U of T news

U of T Law establishes North America's first research chair in investor rights

The Honourable Hal Jackman’s gift establishes the J.R. Kimber Chair in Investor Protection and Corporate Governance

“Among other things, I plan to investigate whether new remedies for investors, including a remedy whereby investors gain back lost funds, are warranted,” Professor Anita Anand says (photo by Johnny Guatto)

Meet the first research chair for investor rights in North America: the University of Toronto's Professor Anita Anand.

Anand, a corporate law and governance expert, is the new J. R. Kimber Chair in Investor Protection and Corporate Governance at the Faculty of Law – thanks to a generous gift from well-known philanthropist, the Hon. Hal Jackman, a law school alumnus, former U of T chancellor and former lieutenant governor of Ontario.

The Chair is named after J.R. Kimber, author of the foundational Report of the Attorney General's Committee on Securities Legislation in Ontario (March 1965), which laid the foundation for Canada’s modern securities regulatory regime. A chair is the highest academic honour for scholars, and allows them to pursue research in a high-priority area.

One of the purposes of securities regulation is to ensure that investors are protected. Yet, while advances have been made, Canada’s securities regulatory system has historically been criticized for ineffectively deterring financial market abuses.

Technological advances, such as the rise of equity crowdfunding, and high proportions of transactions in the less-regulated private markets, have increased opportunities for investment fraud and, as a consequence, the need for new regulatory tools, if investors are to be well-protected.

“We cannot and should not underestimate the importance of investor protection in today’s capital markets,” Anand said. “More than 50 per cent of Canadians are invested in our markets outside a registered retirement savings or similar plan. Ensuring that investors are adequately protected is fundamental to the well-being of our society.”  

University Professor and historian Martin Friedland worked closely with J. R. Kimber in the 1960s, as research associate to the Kimber Committee.

“If anyone was the father of investor protection in Canada, it was John R. Kimber Q.C., the first full-time chair of the Ontario Securities Commission,” Friedland said.

“As a part-time chair of the Commission and master of the Superior Court, he headed the very influential Ontario Committee – formally known as the 'Attorney-General’s Committee on Securities Legislation in Ontario,' but usually referred to as the 'Kimber Committee.' Jack Kimber, a gentle, thoughtful, pipe-smoking lawyer, subsequently worked on the Ontario legislation, which laid out detailed rules in such areas as insider trading, take-over bids, proxy solicitation, and disclosure. It is more than fitting that this new chair is being named after him.”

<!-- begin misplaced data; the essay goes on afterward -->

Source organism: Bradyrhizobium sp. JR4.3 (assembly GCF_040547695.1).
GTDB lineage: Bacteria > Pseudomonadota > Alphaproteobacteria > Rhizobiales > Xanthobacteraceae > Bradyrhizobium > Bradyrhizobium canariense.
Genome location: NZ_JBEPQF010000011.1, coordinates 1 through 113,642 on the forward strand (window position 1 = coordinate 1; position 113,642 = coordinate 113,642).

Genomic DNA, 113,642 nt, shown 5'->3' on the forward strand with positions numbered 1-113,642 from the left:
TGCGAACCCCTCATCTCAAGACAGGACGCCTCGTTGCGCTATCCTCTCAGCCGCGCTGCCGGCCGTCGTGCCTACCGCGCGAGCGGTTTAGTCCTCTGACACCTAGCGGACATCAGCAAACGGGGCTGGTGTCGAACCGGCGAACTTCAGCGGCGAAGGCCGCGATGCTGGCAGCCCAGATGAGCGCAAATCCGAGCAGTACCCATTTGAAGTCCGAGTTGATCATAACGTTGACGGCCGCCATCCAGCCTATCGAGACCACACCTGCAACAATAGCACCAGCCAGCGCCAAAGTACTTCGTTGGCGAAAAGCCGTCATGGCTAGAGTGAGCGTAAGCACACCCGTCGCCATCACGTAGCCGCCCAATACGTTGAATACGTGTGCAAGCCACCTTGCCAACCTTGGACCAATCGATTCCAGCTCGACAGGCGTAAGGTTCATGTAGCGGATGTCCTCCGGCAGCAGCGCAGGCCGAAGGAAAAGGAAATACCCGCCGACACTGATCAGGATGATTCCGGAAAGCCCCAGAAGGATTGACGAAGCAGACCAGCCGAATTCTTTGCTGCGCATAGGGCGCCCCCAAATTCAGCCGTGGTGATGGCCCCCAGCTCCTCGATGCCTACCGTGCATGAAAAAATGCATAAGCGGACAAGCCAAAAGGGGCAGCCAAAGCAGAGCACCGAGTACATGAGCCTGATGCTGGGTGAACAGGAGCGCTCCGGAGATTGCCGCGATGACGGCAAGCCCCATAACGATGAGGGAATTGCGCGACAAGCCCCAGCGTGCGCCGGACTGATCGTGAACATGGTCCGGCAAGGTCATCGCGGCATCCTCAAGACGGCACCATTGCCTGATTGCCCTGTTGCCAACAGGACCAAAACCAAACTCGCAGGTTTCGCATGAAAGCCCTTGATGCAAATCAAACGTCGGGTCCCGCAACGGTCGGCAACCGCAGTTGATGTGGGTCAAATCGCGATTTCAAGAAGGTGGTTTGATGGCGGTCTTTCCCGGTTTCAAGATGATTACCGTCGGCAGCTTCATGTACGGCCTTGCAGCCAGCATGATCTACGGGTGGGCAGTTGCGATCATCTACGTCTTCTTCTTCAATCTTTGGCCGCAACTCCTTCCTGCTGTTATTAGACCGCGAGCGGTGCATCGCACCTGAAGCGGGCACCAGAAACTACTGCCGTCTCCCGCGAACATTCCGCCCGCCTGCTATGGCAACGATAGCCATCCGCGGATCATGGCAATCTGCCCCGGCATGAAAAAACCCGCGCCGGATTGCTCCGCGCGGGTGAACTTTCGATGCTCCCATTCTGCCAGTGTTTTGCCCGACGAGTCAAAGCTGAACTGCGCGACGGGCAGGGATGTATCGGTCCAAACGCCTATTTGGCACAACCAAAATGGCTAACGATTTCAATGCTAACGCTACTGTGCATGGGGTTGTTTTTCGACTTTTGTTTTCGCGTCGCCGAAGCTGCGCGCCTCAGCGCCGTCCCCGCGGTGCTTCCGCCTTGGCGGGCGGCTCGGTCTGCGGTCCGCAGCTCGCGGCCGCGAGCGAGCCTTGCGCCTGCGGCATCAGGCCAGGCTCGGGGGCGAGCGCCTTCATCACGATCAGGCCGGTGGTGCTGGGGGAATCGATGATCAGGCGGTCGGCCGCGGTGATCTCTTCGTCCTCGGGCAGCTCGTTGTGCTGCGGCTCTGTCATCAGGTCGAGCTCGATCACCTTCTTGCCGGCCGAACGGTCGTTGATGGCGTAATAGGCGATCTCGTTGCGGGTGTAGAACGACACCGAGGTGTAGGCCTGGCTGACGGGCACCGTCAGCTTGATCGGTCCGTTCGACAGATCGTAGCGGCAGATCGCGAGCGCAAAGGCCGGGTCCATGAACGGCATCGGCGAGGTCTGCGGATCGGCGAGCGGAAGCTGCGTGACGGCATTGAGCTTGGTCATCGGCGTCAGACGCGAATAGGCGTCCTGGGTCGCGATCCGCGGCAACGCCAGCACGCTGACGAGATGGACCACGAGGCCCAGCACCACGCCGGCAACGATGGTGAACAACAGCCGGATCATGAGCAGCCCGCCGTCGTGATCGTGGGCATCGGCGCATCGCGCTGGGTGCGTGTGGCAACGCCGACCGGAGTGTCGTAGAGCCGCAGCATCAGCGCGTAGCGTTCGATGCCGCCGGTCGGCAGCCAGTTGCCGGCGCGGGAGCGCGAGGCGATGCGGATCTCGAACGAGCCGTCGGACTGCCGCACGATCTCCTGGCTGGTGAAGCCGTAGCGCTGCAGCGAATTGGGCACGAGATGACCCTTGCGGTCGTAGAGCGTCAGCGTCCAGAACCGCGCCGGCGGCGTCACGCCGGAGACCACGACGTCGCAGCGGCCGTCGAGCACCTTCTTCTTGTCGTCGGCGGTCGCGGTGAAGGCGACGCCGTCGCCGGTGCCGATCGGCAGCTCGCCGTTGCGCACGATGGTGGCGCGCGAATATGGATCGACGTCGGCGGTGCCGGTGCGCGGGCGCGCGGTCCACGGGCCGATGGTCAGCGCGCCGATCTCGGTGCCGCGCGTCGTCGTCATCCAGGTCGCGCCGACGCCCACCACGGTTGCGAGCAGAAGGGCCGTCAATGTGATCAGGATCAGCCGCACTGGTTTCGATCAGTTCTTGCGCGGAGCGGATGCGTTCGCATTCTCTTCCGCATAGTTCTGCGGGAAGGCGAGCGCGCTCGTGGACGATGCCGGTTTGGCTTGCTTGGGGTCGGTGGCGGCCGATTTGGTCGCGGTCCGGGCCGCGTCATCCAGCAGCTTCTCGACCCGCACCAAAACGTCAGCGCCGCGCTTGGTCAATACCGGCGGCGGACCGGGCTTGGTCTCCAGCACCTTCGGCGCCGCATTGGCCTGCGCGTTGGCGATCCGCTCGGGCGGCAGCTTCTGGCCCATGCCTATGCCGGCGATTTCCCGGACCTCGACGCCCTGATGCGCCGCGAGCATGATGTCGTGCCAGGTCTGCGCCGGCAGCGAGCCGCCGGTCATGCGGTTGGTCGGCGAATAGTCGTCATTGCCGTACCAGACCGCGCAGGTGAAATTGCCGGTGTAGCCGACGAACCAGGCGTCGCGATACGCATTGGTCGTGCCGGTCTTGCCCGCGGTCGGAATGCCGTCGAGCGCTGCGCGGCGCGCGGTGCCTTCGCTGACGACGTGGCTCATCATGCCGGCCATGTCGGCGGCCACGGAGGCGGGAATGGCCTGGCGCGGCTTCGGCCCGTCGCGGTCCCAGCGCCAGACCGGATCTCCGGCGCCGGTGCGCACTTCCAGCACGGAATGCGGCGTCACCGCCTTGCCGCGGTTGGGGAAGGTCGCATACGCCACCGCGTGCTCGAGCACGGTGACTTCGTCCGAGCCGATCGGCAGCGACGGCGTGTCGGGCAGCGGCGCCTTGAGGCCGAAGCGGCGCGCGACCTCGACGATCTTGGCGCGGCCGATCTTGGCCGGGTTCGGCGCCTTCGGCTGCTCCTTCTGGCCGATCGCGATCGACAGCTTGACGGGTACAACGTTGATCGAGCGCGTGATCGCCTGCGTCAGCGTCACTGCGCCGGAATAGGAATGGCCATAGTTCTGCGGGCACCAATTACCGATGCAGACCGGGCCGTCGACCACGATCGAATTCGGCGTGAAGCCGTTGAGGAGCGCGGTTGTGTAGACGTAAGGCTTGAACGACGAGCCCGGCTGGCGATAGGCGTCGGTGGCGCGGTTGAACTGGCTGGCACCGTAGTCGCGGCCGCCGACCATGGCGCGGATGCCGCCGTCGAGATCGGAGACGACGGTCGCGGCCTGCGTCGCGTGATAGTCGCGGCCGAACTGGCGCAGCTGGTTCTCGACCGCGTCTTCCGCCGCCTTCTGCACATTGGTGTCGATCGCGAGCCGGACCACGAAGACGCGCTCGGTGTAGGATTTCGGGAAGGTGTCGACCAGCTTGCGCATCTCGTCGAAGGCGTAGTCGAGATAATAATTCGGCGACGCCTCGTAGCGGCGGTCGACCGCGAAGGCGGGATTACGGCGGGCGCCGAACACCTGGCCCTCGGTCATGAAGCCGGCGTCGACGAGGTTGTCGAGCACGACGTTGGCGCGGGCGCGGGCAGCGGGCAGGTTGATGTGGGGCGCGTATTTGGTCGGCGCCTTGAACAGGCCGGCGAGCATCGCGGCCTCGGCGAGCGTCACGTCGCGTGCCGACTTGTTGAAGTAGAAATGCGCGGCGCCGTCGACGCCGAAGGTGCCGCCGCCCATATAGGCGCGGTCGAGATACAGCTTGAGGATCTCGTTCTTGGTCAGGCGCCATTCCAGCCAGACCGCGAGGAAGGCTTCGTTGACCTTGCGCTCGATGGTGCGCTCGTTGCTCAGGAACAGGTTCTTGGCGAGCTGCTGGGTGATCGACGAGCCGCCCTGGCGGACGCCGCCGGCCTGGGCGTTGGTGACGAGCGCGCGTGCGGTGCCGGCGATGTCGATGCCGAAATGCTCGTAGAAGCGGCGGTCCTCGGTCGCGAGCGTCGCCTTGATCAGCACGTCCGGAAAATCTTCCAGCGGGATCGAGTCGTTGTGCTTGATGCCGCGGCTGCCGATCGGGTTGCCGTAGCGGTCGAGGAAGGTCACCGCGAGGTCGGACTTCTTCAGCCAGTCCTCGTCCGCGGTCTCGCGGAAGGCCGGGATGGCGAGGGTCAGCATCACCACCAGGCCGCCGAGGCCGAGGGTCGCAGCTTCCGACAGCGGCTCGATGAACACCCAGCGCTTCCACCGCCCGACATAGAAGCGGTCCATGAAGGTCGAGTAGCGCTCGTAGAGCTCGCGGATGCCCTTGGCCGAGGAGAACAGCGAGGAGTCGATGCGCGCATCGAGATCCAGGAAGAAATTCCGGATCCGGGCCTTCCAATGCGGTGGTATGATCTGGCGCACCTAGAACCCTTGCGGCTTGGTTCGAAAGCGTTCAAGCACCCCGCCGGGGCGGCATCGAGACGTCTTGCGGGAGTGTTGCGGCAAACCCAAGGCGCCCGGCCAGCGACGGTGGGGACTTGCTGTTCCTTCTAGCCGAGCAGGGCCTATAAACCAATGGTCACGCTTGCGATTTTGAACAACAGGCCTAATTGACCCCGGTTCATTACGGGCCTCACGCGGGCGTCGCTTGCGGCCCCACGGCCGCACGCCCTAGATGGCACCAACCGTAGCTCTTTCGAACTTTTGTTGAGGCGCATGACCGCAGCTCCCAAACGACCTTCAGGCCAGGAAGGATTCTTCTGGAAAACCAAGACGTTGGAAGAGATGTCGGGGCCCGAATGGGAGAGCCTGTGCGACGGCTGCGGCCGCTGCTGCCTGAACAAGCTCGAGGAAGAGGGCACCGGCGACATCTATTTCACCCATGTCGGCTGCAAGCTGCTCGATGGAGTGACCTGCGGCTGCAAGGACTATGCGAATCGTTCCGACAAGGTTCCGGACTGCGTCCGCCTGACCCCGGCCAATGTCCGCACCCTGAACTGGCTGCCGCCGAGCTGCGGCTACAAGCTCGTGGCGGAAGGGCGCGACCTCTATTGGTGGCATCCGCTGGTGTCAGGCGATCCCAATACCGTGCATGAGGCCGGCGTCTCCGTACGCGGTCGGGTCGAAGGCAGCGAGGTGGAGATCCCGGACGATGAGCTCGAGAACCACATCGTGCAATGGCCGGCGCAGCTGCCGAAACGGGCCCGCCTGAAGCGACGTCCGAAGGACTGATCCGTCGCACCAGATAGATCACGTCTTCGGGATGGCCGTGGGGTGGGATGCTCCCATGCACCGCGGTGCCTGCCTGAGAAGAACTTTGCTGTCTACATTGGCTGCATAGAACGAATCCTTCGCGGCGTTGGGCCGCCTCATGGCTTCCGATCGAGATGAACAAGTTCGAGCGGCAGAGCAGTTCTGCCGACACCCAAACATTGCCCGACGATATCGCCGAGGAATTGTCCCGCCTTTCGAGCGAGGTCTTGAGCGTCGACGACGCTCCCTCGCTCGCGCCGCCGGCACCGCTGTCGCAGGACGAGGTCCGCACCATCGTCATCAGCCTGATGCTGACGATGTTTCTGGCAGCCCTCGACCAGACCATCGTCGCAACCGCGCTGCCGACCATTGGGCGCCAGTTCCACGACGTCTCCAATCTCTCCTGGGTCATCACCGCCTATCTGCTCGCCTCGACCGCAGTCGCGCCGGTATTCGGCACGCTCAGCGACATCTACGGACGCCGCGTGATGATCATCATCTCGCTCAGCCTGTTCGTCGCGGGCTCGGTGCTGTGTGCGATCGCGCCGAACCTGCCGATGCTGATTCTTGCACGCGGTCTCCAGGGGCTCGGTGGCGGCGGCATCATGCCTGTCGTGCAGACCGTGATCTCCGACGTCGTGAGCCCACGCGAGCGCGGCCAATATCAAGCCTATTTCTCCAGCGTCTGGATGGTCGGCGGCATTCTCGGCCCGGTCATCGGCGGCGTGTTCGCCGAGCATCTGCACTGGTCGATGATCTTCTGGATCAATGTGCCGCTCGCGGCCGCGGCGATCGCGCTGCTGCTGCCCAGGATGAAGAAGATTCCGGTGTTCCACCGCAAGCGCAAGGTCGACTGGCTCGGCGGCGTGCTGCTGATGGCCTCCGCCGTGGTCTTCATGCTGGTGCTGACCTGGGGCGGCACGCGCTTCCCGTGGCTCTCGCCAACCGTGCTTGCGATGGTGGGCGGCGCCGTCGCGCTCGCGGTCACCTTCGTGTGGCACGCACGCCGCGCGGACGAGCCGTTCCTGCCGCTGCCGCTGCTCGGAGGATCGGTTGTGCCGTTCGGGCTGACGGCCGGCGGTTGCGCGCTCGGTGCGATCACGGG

Anand’s research expertise focuses on capital markets regulation and corporate governance, capital-raising techniques, and systemic risk, as well as legal ethics and the corporation. Since 2010, she has served as the academic director of the Centre for the Legal Profession, leading the development of its new program on ethics in law and business. She is cross-appointed to U of T's School of Public Policy and Governance and in 2015 was appointed by Ontario’s minister of finance to the Expert Committee to Consider Financial Advisory and Planning Policy Alternatives.

“Investor protection is based on an understanding of the public interest,” explains Anand. “My research focuses on investor protection including investors' rights and remedies.

“Among other things, I plan to investigate whether new remedies for investors, including a remedy whereby investors gain back lost funds, are warranted given the potential contribution of these remedies to bolstering confidence and efficiency in our markets.” 

Edward Iacobucci, dean of the Faculty of Law, said “I am enormously grateful to Mr. Jackman for his remarkable and continuing generosity to the Faculty of Law and for his dedication to the protection of investors that motivated this gift.

“I am delighted that Professor Anand will be the inaugural chairholder. Not only is she a regular and important contributor to scholarship on investor protection and governance matters, but also to law and policy on the ground.  She will be outstanding in bringing her research to bear on legal reform in this area.”